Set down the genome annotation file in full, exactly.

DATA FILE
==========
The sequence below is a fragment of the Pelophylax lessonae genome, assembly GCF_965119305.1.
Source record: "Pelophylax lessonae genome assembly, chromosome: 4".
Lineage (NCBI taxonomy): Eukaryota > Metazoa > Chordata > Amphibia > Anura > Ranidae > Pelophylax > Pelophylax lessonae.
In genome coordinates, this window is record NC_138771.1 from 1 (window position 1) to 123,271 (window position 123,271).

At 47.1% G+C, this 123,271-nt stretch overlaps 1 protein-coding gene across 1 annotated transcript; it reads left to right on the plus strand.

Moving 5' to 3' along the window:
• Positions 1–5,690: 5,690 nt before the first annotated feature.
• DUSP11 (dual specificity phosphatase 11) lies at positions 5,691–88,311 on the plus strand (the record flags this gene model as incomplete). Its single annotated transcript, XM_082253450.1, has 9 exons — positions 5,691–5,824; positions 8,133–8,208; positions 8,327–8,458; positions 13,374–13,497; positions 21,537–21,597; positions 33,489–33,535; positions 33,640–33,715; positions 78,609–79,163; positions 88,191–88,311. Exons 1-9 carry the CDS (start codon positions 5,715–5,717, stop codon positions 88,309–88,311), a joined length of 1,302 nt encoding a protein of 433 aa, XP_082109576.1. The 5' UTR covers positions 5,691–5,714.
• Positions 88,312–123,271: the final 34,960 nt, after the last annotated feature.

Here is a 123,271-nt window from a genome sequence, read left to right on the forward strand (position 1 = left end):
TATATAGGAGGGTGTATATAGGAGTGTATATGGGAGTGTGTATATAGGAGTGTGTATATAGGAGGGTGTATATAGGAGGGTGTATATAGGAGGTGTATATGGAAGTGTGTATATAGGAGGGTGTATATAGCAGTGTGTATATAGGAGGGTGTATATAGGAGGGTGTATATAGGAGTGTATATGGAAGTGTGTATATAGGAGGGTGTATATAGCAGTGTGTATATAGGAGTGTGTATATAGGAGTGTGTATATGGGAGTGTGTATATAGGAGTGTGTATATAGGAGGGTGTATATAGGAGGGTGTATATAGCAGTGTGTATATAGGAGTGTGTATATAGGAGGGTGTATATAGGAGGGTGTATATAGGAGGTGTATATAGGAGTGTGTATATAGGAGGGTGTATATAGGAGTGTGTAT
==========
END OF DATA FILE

The sequence below is a fragment of the Pelophylax lessonae genome, assembly GCF_965119305.1.
Source record: "Pelophylax lessonae genome assembly, chromosome: 4".
Lineage (NCBI taxonomy): Eukaryota > Metazoa > Chordata > Amphibia > Anura > Ranidae > Pelophylax > Pelophylax lessonae.
In genome coordinates, this window is record NC_138771.1 from 1 (window position 1) to 123,271 (window position 123,271).

At 47.1% G+C, this 123,271-nt stretch overlaps 1 protein-coding gene across 1 annotated transcript; it reads left to right on the plus strand.

Moving 5' to 3' along the window:
• Positions 1–5,690: 5,690 nt before the first annotated feature.
• DUSP11 (dual specificity phosphatase 11) lies at positions 5,691–88,311 on the plus strand (the record flags this gene model as incomplete). Its single annotated transcript, XM_082253450.1, has 9 exons — positions 5,691–5,824; positions 8,133–8,208; positions 8,327–8,458; positions 13,374–13,497; positions 21,537–21,597; positions 33,489–33,535; positions 33,640–33,715; positions 78,609–79,163; positions 88,191–88,311. Exons 1-9 carry the CDS (start codon positions 5,715–5,717, stop codon positions 88,309–88,311), a joined length of 1,302 nt encoding a protein of 433 aa, XP_082109576.1. The 5' UTR covers positions 5,691–5,714.
• Positions 88,312–123,271: the final 34,960 nt, after the last annotated feature.

Here is a 123,271-nt window from a genome sequence, read left to right on the forward strand (position 1 = left end):
TATATAGGAGGGTGTATATAGGAGTGTATATGGGAGTGTGTATATAGGAGTGTGTATATAGGAGGGTGTATATAGGAGGGTGTATATAGGAGGTGTATATGGAAGTGTGTATATAGGAGGGTGTATATAGCAGTGTGTATATAGGAGGGTGTATATAGGAGGGTGTATATAGGAGTGTATATGGAAGTGTGTATATAGGAGGGTGTATATAGCAGTGTGTATATAGGAGTGTGTATATAGGAGTGTGTATATGGGAGTGTGTATATAGGAGTGTGTATATAGGAGGGTGTATATAGGAGGGTGTATATAGCAGTGTGTATATAGGAGTGTGTATATAGGAGGGTGTATATAGGAGGGTGTATATAGGAGGTGTATATAGGAGTGTGTATATAGGAGGGTGTATATAGGAGTGTGTAT